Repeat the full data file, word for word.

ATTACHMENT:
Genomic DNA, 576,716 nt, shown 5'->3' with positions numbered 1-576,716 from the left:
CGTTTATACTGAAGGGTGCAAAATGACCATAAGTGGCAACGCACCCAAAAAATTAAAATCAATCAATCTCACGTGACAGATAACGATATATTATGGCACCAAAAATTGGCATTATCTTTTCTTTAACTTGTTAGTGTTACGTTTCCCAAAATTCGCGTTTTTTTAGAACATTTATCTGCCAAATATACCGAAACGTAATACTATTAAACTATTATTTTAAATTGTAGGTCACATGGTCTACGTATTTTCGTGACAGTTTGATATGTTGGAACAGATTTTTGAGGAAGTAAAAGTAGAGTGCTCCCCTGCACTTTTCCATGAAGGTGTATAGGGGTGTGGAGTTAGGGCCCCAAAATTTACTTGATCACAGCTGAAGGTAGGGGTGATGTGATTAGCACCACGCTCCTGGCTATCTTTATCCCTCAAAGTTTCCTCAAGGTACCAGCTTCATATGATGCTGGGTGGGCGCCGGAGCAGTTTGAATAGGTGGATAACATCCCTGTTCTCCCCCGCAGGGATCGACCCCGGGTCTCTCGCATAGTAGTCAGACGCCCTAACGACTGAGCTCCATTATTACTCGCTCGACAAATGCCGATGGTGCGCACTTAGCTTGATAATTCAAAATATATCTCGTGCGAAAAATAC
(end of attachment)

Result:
Genomic DNA, 576,716 nt, shown 5'->3' with positions numbered 1-576,716 from the left:
CGTTTATACTGAAGGGTGCAAAATGACCATAAGTGGCAACGCACCCAAAAAATTAAAATCAATCAATCTCACGTGACAGATAACGATATATTATGGCACCAAAAATTGGCATTATCTTTTCTTTAACTTGTTAGTGTTACGTTTCCCAAAATTCGCGTTTTTTTAGAACATTTATCTGCCAAATATACCGAAACGTAATACTATTAAACTATTATTTTAAATTGTAGGTCACATGGTCTACGTATTTTCGTGACAGTTTGATATGTTGGAACAGATTTTTGAGGAAGTAAAAGTAGAGTGCTCCCCTGCACTTTTCCATGAAGGTGTATAGGGGTGTGGAGTTAGGGCCCCAAAATTTACTTGATCACAGCTGAAGGTAGGGGTGATGTGATTAGCACCACGCTCCTGGCTATCTTTATCCCTCAAAGTTTCCTCAAGGTACCAGCTTCATATGATGCTGGGTGGGCGCCGGAGCAGTTTGAATAGGTGGATAACATCCCTGTTCTCCCCCGCAGGGATCGACCCCGGGTCTCTCGCATAGTAGTCAGACGCCCTAACGACTGAGCTCCATTATTACTCGCTCGACAAATGCCGATGGTGCGCACTTAGCTTGATAATTCAAAATATATCTCGTGCGAAAAATAC